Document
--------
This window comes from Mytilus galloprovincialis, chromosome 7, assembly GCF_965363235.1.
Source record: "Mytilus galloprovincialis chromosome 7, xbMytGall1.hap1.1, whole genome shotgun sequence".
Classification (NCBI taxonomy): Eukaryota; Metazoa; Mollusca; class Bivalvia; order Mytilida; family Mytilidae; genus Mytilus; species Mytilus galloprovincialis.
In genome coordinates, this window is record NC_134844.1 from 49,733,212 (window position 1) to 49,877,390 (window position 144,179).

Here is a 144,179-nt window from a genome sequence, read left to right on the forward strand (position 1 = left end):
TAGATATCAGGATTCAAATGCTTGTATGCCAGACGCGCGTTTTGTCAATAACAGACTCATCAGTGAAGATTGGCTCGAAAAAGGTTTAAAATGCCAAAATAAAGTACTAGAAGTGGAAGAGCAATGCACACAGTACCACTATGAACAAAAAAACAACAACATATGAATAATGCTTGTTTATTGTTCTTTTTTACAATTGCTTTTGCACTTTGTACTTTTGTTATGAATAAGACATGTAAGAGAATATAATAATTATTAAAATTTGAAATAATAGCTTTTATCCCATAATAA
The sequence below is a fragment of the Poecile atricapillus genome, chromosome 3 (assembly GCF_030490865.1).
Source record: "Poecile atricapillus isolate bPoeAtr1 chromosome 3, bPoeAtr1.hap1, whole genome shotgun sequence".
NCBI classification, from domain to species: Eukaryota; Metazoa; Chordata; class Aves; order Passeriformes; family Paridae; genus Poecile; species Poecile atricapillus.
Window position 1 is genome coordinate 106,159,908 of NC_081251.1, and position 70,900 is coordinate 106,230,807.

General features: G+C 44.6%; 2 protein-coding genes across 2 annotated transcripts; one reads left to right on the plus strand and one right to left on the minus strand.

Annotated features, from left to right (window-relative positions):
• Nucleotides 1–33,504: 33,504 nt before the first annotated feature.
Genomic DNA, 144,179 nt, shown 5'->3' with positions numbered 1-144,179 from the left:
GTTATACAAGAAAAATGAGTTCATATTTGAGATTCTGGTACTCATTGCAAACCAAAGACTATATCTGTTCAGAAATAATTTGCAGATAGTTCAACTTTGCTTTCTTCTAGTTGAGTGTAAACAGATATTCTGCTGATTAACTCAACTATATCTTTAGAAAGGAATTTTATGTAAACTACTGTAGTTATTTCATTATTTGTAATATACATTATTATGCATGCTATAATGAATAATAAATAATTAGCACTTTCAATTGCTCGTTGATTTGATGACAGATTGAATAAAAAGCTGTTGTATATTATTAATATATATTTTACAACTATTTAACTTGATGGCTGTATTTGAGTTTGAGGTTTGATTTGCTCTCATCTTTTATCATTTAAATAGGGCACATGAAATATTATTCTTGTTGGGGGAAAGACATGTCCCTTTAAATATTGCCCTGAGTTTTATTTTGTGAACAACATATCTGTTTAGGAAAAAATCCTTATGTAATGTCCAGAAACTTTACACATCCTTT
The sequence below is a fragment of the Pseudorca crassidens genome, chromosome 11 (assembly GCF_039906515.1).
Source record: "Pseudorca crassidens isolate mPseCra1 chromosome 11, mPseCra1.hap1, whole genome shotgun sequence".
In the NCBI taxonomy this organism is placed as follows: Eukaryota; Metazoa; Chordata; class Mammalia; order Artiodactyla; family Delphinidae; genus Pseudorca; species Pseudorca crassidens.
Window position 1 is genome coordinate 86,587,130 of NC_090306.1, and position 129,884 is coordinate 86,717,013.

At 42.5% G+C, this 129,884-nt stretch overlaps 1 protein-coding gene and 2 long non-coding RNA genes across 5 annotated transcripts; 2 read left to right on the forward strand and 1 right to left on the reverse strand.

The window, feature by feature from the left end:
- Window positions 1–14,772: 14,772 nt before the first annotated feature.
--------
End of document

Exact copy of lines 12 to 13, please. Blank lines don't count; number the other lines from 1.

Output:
Annotated features, from left to right (window-relative positions):
• Nucleotides 1–33,504: 33,504 nt before the first annotated feature.